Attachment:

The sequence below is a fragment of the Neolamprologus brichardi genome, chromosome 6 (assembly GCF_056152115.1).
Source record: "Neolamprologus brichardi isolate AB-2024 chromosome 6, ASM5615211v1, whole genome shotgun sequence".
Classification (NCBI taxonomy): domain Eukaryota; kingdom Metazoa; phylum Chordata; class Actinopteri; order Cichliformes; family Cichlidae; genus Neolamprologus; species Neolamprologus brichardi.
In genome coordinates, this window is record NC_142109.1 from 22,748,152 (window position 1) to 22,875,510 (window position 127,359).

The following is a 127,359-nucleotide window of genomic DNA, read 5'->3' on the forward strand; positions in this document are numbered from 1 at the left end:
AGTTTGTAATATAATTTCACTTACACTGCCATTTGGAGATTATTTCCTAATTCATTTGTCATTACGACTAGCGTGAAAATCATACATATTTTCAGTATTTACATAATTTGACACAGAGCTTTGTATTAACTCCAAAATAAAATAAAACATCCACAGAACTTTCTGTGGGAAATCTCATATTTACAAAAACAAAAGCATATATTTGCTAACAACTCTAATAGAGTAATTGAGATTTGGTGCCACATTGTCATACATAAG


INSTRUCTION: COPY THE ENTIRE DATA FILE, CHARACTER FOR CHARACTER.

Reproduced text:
The sequence below is a fragment of the Neolamprologus brichardi genome, chromosome 6 (assembly GCF_056152115.1).
Source record: "Neolamprologus brichardi isolate AB-2024 chromosome 6, ASM5615211v1, whole genome shotgun sequence".
Classification (NCBI taxonomy): domain Eukaryota; kingdom Metazoa; phylum Chordata; class Actinopteri; order Cichliformes; family Cichlidae; genus Neolamprologus; species Neolamprologus brichardi.
In genome coordinates, this window is record NC_142109.1 from 22,748,152 (window position 1) to 22,875,510 (window position 127,359).

The following is a 127,359-nucleotide window of genomic DNA, read 5'->3' on the forward strand; positions in this document are numbered from 1 at the left end:
AGTTTGTAATATAATTTCACTTACACTGCCATTTGGAGATTATTTCCTAATTCATTTGTCATTACGACTAGCGTGAAAATCATACATATTTTCAGTATTTACATAATTTGACACAGAGCTTTGTATTAACTCCAAAATAAAATAAAACATCCACAGAACTTTCTGTGGGAAATCTCATATTTACAAAAACAAAAGCATATATTTGCTAACAACTCTAATAGAGTAATTGAGATTTGGTGCCACATTGTCATACATAAG